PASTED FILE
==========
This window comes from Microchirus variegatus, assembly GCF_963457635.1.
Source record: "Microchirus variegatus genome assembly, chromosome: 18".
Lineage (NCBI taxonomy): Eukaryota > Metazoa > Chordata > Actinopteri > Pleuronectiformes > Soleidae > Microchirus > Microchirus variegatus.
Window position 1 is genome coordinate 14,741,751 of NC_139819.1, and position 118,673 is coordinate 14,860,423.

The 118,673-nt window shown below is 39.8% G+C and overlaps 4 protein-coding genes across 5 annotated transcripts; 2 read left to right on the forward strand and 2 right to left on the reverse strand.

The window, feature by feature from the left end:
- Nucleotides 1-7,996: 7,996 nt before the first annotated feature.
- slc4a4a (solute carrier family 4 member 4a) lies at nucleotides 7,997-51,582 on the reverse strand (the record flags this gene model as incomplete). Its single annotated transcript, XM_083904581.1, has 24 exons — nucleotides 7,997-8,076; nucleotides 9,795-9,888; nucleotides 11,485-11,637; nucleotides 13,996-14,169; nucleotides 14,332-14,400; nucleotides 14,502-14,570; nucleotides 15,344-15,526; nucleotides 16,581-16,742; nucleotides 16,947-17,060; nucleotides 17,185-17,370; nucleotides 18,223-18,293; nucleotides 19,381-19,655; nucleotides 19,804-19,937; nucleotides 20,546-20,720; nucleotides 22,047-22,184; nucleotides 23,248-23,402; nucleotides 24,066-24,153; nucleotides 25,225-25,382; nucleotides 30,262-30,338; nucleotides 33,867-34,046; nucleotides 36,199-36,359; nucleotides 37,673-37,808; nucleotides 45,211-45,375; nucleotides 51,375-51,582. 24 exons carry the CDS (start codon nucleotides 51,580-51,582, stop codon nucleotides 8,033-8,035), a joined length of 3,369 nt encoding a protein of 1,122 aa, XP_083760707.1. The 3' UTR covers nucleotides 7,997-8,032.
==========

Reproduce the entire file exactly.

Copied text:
This window comes from Microchirus variegatus, assembly GCF_963457635.1.
Source record: "Microchirus variegatus genome assembly, chromosome: 18".
Lineage (NCBI taxonomy): Eukaryota > Metazoa > Chordata > Actinopteri > Pleuronectiformes > Soleidae > Microchirus > Microchirus variegatus.
Window position 1 is genome coordinate 14,741,751 of NC_139819.1, and position 118,673 is coordinate 14,860,423.

The 118,673-nt window shown below is 39.8% G+C and overlaps 4 protein-coding genes across 5 annotated transcripts; 2 read left to right on the forward strand and 2 right to left on the reverse strand.

The window, feature by feature from the left end:
- Nucleotides 1-7,996: 7,996 nt before the first annotated feature.
- slc4a4a (solute carrier family 4 member 4a) lies at nucleotides 7,997-51,582 on the reverse strand (the record flags this gene model as incomplete). Its single annotated transcript, XM_083904581.1, has 24 exons — nucleotides 7,997-8,076; nucleotides 9,795-9,888; nucleotides 11,485-11,637; nucleotides 13,996-14,169; nucleotides 14,332-14,400; nucleotides 14,502-14,570; nucleotides 15,344-15,526; nucleotides 16,581-16,742; nucleotides 16,947-17,060; nucleotides 17,185-17,370; nucleotides 18,223-18,293; nucleotides 19,381-19,655; nucleotides 19,804-19,937; nucleotides 20,546-20,720; nucleotides 22,047-22,184; nucleotides 23,248-23,402; nucleotides 24,066-24,153; nucleotides 25,225-25,382; nucleotides 30,262-30,338; nucleotides 33,867-34,046; nucleotides 36,199-36,359; nucleotides 37,673-37,808; nucleotides 45,211-45,375; nucleotides 51,375-51,582. 24 exons carry the CDS (start codon nucleotides 51,580-51,582, stop codon nucleotides 8,033-8,035), a joined length of 3,369 nt encoding a protein of 1,122 aa, XP_083760707.1. The 3' UTR covers nucleotides 7,997-8,032.